by Bob Jensen
Across the ice-belt there are several species of fish that anglers have the opportunity to catch from under the ice. Walleyes, northern pike, perch, crappies and other types of panfish, smallmouth and largemouth bass and even catfish can be caught by ice-anglers. The thing is, our presentation needs to change for the different types of fish. Different species of fish respond to different presentations. Walleyes like spoons, panfish like tiny jigs, and pike like natural baits. If you’re targeting a particular specie of fish, you need to employ a technique that that specie is most likely to respond to.
However, there are some basic principles of fishing that you need to keep in mind regardless of what fish you want to catch. Following are some of those basic principles.
The most important consideration is finding the areas where the fish are most likely to bite your bait. Some community holes will hold lots of fish, but fishing pressure makes those fish very selective. And, after awhile, those community holes get fished down. Take some time to search out other areas away from the fishing pressure: Those fish will be more likely to bite your bait, making them easier to catch.
Once you find the fish, you want to keep your bait above them for a couple of reasons. First of all, fish see up better than they see down. If your bait is above them, they’re more likely to see it, which makes them more likely to eat it.
The other reason for keeping your bait above the fish is to possibly prevent spooking the other fish around them. If you see fish on the sonar, drop your bait but stop it when it’s still three or four feet above the fish. Active fish will come up and take the bait. Catch the active ones first. If they quit rising to the bait, then allow it to get closer to them. If you drop it into the group of fish right away and catch a couple, the rest of the school might spook. Make the active ones move away from the school to prevent spooking. I use a Vexilar FLX-28 in the Zoom Mode much of the time. This unit enables me to “zoom” in on a particular zone, so the definition is really good, and I’m able to position my bait exactly where I want it to be.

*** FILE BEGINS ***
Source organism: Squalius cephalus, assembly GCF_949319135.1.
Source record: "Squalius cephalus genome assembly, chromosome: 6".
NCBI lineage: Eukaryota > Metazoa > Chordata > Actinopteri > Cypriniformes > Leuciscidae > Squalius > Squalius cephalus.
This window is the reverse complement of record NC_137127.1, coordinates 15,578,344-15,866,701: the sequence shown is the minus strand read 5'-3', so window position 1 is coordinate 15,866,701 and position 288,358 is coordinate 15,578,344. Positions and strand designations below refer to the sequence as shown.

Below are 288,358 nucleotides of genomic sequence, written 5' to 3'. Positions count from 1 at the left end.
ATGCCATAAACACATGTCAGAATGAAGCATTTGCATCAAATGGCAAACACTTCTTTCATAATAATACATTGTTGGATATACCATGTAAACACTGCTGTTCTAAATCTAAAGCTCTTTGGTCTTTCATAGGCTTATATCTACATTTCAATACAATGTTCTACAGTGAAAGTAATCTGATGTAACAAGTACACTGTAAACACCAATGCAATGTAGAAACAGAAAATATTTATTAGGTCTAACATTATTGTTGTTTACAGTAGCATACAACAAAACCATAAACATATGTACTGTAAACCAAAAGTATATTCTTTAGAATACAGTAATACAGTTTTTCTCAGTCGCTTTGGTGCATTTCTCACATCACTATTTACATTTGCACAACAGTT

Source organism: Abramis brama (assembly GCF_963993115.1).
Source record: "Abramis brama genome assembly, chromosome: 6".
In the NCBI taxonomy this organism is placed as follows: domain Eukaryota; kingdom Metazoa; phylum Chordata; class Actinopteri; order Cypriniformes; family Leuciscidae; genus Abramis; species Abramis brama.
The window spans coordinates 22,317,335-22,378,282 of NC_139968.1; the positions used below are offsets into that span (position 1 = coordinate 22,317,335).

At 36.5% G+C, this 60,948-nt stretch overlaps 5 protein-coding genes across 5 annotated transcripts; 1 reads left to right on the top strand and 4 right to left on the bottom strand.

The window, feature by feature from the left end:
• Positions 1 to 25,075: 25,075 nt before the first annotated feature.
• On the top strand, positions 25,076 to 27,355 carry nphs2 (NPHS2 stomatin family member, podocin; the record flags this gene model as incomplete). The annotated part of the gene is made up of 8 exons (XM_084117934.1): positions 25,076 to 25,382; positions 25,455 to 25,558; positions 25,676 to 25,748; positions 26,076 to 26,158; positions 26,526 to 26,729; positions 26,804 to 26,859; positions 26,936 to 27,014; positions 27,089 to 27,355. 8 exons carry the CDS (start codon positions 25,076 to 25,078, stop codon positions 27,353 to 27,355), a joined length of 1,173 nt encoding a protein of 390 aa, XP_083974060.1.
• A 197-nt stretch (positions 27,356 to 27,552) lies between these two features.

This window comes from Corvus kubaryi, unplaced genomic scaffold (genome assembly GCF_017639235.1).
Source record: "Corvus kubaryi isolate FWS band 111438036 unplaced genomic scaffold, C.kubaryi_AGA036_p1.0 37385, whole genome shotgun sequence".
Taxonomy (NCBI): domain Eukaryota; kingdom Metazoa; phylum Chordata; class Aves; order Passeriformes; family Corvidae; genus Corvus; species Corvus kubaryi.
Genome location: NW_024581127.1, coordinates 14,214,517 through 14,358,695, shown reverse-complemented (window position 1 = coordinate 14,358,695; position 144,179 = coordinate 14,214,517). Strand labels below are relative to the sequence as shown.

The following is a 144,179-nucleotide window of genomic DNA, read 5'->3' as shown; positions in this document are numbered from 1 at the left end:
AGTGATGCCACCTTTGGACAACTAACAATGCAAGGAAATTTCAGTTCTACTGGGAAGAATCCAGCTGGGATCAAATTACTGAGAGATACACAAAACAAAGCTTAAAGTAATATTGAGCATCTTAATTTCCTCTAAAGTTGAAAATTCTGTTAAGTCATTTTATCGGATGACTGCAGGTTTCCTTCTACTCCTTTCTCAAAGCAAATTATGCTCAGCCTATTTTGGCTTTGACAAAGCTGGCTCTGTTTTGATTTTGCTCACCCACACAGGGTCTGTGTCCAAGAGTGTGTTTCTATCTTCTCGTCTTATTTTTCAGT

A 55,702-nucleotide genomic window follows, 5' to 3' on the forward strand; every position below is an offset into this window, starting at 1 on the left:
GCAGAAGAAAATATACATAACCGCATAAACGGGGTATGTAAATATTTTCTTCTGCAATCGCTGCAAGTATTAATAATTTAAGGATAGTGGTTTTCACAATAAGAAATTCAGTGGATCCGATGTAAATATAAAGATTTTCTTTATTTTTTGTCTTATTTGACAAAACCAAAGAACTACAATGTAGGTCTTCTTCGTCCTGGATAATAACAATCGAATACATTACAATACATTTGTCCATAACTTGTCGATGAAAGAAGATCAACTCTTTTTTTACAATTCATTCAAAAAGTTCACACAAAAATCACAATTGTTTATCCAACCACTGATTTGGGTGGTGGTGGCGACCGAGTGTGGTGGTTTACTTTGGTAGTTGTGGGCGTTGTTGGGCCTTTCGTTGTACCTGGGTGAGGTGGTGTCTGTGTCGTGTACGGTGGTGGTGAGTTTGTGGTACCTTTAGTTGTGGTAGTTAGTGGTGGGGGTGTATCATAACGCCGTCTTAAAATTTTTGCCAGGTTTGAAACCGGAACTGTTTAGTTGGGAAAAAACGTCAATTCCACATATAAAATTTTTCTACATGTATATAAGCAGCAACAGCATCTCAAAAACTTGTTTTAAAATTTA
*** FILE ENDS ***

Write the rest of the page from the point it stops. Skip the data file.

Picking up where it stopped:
Another important thing to keep in mind for more ice-fishing success for any specie: If they’re not responding to what you’re doing, do something else. If you chase panfish when you’re ice-fishing, you probably know how productive some of the different baits in the Bro’s Bug Collection can be. These are baits that were designed for ice-fishing. They’re all very small, and each has its own distinctive quality. The differences may not be that much, but the fish can tell the difference and at times will favor one over the other.
Last thing: As the ice-fishing season proceeds, don’t sit on one hole too long. I know lots of ice-anglers that move constantly. If they’re on a big structure, they’ll put an auger, sonar, and anything else they need into a portable shelter and just keep popping holes until they find the fish. The Otter Pro Cottage is perfect for this plan of attack. It can seat two anglers, but I like plenty of room, so I use this unit even when fishing alone.
Now is when you need to be ice-fishing. If you employ the tactics above, you’ll catch more fish more often when you go ice-fishing.
PHOTO CAPTION—Mr. Walleye Gary Roach with a jumbo perch. Gary is one of the pioneers in the fishing industry who taught us how to catch more fish through the ice.
To see new and old episodes of Fishing the Midwest television, fishing articles, and fishing video tips, visit fishingthemidwest.com
Posted on Thu, December 21, 2017
by Kyle Waterman